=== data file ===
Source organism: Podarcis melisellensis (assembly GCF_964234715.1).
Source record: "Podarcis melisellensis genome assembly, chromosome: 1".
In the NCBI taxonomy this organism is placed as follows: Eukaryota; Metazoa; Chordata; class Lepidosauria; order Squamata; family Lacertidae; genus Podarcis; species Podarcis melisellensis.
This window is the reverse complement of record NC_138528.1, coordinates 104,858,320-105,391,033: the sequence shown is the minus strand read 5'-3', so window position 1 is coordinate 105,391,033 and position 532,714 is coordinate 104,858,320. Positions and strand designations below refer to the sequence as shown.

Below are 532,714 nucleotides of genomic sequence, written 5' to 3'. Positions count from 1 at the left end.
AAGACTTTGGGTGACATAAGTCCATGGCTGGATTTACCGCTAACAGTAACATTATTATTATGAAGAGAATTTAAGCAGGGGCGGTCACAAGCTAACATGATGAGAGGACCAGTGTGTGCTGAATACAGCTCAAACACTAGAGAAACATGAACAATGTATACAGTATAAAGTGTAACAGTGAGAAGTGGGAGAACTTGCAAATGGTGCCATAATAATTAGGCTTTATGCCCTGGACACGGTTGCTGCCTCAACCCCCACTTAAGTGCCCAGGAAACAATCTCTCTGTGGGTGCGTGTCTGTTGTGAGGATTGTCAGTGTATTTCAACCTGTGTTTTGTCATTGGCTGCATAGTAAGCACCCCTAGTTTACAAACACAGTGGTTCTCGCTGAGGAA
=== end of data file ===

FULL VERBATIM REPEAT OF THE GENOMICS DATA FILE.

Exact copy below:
Source organism: Podarcis melisellensis (assembly GCF_964234715.1).
Source record: "Podarcis melisellensis genome assembly, chromosome: 1".
In the NCBI taxonomy this organism is placed as follows: Eukaryota; Metazoa; Chordata; class Lepidosauria; order Squamata; family Lacertidae; genus Podarcis; species Podarcis melisellensis.
This window is the reverse complement of record NC_138528.1, coordinates 104,858,320-105,391,033: the sequence shown is the minus strand read 5'-3', so window position 1 is coordinate 105,391,033 and position 532,714 is coordinate 104,858,320. Positions and strand designations below refer to the sequence as shown.

Below are 532,714 nucleotides of genomic sequence, written 5' to 3'. Positions count from 1 at the left end.
AAGACTTTGGGTGACATAAGTCCATGGCTGGATTTACCGCTAACAGTAACATTATTATTATGAAGAGAATTTAAGCAGGGGCGGTCACAAGCTAACATGATGAGAGGACCAGTGTGTGCTGAATACAGCTCAAACACTAGAGAAACATGAACAATGTATACAGTATAAAGTGTAACAGTGAGAAGTGGGAGAACTTGCAAATGGTGCCATAATAATTAGGCTTTATGCCCTGGACACGGTTGCTGCCTCAACCCCCACTTAAGTGCCCAGGAAACAATCTCTCTGTGGGTGCGTGTCTGTTGTGAGGATTGTCAGTGTATTTCAACCTGTGTTTTGTCATTGGCTGCATAGTAAGCACCCCTAGTTTACAAACACAGTGGTTCTCGCTGAGGAA